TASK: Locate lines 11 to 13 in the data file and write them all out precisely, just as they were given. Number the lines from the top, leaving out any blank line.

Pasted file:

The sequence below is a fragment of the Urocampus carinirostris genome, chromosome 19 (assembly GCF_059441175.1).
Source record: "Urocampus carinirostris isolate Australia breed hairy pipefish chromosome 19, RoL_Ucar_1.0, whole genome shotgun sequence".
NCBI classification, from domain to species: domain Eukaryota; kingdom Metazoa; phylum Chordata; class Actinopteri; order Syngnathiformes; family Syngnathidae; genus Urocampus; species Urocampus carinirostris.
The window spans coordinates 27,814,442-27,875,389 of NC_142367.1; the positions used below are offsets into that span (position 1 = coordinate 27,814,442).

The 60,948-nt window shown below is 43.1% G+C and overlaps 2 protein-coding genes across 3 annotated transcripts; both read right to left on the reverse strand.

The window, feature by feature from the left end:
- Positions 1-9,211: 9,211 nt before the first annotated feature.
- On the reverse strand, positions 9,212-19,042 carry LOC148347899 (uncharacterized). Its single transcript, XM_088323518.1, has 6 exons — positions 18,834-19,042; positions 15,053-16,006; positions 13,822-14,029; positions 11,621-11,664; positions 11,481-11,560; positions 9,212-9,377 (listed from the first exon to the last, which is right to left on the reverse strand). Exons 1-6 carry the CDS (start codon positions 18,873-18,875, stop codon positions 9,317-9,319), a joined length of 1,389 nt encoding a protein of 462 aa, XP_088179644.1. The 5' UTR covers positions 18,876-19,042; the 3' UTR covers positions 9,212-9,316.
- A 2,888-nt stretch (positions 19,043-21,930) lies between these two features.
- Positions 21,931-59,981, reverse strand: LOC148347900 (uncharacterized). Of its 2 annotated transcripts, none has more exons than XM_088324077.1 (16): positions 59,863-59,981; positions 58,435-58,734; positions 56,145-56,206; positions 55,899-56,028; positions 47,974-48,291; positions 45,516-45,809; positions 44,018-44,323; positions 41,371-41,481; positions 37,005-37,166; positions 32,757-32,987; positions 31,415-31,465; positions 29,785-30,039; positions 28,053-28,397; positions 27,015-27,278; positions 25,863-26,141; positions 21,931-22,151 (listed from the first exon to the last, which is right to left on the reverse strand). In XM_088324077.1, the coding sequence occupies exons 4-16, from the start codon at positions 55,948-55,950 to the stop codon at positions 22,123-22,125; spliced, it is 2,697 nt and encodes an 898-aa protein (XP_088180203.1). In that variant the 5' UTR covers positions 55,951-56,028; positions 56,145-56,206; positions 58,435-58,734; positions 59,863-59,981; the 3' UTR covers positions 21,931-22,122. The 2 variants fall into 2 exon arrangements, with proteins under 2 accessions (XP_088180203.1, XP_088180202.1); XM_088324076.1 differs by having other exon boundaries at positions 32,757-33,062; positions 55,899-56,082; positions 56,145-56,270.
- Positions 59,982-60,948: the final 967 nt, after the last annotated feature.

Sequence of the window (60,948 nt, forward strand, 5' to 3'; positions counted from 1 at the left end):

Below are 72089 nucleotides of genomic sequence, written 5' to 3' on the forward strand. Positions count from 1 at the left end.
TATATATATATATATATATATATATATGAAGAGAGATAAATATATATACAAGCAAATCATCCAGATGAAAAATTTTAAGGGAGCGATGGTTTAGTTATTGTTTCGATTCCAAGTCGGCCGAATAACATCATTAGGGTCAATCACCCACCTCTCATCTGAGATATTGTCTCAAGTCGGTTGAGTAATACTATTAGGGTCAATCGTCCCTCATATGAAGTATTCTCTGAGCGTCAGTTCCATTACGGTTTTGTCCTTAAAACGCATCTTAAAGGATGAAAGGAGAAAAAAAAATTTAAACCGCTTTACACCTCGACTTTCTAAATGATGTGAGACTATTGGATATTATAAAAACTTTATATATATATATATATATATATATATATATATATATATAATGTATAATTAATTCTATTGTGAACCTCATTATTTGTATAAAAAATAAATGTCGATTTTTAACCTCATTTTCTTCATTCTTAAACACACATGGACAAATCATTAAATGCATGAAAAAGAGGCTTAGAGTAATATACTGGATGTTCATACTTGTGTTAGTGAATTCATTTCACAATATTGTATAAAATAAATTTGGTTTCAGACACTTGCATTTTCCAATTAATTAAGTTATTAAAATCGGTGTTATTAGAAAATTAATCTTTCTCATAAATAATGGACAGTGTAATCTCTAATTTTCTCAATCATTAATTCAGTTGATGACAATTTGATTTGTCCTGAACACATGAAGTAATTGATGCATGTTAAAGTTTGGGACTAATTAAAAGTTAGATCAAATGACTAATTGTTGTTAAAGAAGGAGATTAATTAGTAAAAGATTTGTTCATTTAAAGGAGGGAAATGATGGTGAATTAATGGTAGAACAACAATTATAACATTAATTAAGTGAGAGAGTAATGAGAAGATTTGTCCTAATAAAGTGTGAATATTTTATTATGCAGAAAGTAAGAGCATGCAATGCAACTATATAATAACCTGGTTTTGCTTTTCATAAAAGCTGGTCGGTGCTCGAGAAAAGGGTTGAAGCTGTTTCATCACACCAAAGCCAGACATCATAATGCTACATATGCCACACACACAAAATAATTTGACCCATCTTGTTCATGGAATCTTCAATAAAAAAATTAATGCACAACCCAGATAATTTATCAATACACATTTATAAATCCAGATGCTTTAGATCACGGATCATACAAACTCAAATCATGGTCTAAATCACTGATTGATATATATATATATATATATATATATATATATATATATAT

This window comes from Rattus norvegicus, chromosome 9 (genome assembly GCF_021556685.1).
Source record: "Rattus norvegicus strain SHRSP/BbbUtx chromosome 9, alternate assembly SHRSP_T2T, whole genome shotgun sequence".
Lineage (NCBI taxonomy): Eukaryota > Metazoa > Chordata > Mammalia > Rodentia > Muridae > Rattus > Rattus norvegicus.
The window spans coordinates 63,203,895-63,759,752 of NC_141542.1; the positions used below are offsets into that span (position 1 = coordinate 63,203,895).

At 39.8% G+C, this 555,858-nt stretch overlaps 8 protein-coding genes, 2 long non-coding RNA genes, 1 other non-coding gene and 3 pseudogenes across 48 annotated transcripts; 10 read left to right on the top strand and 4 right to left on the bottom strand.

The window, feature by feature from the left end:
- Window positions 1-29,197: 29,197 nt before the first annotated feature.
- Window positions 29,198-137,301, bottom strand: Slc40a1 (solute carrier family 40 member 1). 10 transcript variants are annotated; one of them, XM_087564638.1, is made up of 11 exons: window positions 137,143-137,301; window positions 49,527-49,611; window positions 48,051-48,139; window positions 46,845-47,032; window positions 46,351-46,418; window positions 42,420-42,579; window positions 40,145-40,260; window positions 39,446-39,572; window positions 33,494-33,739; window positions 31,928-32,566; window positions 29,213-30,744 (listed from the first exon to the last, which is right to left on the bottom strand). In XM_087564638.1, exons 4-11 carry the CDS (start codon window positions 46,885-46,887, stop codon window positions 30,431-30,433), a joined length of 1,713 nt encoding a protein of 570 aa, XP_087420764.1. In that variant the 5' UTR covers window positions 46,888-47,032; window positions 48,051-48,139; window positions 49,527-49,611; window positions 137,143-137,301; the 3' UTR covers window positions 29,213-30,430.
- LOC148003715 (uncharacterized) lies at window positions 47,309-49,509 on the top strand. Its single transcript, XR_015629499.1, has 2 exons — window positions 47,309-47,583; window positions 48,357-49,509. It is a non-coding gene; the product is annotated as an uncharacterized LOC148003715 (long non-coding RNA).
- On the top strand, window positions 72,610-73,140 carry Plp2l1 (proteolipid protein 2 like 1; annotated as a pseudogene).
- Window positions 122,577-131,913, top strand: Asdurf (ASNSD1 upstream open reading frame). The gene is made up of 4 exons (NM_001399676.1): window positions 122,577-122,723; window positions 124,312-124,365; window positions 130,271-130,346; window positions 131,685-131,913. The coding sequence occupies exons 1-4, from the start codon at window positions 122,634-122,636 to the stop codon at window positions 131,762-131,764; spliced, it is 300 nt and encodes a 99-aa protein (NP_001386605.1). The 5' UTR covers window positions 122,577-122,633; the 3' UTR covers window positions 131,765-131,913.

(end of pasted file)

- Positions 59,982-60,948: the final 967 nt, after the last annotated feature.

Sequence of the window (60,948 nt, forward strand, 5' to 3'; positions counted from 1 at the left end):

Below are 72089 nucleotides of genomic sequence, written 5' to 3' on the forward strand. Positions count from 1 at the left end.